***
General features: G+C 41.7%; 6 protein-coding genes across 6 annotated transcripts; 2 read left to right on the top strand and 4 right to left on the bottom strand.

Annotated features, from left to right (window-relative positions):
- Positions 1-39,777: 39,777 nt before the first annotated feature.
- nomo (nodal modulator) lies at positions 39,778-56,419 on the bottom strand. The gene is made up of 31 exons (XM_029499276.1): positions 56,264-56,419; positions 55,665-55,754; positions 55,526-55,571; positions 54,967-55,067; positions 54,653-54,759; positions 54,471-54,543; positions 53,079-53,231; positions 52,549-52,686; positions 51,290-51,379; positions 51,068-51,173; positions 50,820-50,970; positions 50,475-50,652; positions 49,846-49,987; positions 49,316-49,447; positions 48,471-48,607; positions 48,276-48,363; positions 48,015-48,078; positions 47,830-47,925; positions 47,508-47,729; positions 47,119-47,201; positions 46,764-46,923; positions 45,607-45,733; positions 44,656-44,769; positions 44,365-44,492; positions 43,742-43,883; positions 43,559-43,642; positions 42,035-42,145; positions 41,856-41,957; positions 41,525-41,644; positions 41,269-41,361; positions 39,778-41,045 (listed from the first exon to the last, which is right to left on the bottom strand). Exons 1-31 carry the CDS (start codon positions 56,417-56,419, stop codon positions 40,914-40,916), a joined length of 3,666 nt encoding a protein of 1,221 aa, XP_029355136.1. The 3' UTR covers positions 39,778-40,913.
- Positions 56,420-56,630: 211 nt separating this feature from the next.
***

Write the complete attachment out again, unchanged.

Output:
General features: G+C 41.7%; 6 protein-coding genes across 6 annotated transcripts; 2 read left to right on the top strand and 4 right to left on the bottom strand.

Annotated features, from left to right (window-relative positions):
- Positions 1-39,777: 39,777 nt before the first annotated feature.
- nomo (nodal modulator) lies at positions 39,778-56,419 on the bottom strand. The gene is made up of 31 exons (XM_029499276.1): positions 56,264-56,419; positions 55,665-55,754; positions 55,526-55,571; positions 54,967-55,067; positions 54,653-54,759; positions 54,471-54,543; positions 53,079-53,231; positions 52,549-52,686; positions 51,290-51,379; positions 51,068-51,173; positions 50,820-50,970; positions 50,475-50,652; positions 49,846-49,987; positions 49,316-49,447; positions 48,471-48,607; positions 48,276-48,363; positions 48,015-48,078; positions 47,830-47,925; positions 47,508-47,729; positions 47,119-47,201; positions 46,764-46,923; positions 45,607-45,733; positions 44,656-44,769; positions 44,365-44,492; positions 43,742-43,883; positions 43,559-43,642; positions 42,035-42,145; positions 41,856-41,957; positions 41,525-41,644; positions 41,269-41,361; positions 39,778-41,045 (listed from the first exon to the last, which is right to left on the bottom strand). Exons 1-31 carry the CDS (start codon positions 56,417-56,419, stop codon positions 40,914-40,916), a joined length of 3,666 nt encoding a protein of 1,221 aa, XP_029355136.1. The 3' UTR covers positions 39,778-40,913.
- Positions 56,420-56,630: 211 nt separating this feature from the next.